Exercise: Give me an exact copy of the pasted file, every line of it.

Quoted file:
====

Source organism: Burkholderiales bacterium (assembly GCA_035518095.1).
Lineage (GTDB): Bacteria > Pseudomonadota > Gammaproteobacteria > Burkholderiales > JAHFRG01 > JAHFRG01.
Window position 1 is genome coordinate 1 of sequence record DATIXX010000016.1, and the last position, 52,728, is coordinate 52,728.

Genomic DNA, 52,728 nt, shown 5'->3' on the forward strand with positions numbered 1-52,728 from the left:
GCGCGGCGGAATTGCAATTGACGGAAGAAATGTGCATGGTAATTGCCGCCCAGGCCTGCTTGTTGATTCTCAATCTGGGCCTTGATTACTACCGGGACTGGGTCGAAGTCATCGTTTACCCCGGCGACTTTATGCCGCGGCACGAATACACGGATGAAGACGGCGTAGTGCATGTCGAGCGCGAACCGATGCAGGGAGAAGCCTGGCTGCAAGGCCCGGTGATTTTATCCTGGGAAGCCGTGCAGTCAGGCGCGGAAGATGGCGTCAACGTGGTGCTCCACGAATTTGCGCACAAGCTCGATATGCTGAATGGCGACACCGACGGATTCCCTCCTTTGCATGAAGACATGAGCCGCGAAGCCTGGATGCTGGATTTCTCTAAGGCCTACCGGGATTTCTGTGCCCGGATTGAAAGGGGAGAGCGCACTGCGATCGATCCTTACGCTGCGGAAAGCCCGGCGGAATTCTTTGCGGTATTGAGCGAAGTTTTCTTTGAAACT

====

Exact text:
Source organism: Burkholderiales bacterium (assembly GCA_035518095.1).
Lineage (GTDB): Bacteria > Pseudomonadota > Gammaproteobacteria > Burkholderiales > JAHFRG01 > JAHFRG01.
Window position 1 is genome coordinate 1 of sequence record DATIXX010000016.1, and the last position, 52,728, is coordinate 52,728.

Genomic DNA, 52,728 nt, shown 5'->3' on the forward strand with positions numbered 1-52,728 from the left:
GCGCGGCGGAATTGCAATTGACGGAAGAAATGTGCATGGTAATTGCCGCCCAGGCCTGCTTGTTGATTCTCAATCTGGGCCTTGATTACTACCGGGACTGGGTCGAAGTCATCGTTTACCCCGGCGACTTTATGCCGCGGCACGAATACACGGATGAAGACGGCGTAGTGCATGTCGAGCGCGAACCGATGCAGGGAGAAGCCTGGCTGCAAGGCCCGGTGATTTTATCCTGGGAAGCCGTGCAGTCAGGCGCGGAAGATGGCGTCAACGTGGTGCTCCACGAATTTGCGCACAAGCTCGATATGCTGAATGGCGACACCGACGGATTCCCTCCTTTGCATGAAGACATGAGCCGCGAAGCCTGGATGCTGGATTTCTCTAAGGCCTACCGGGATTTCTGTGCCCGGATTGAAAGGGGAGAGCGCACTGCGATCGATCCTTACGCTGCGGAAAGCCCGGCGGAATTCTTTGCGGTATTGAGCGAAGTTTTCTTTGAAACT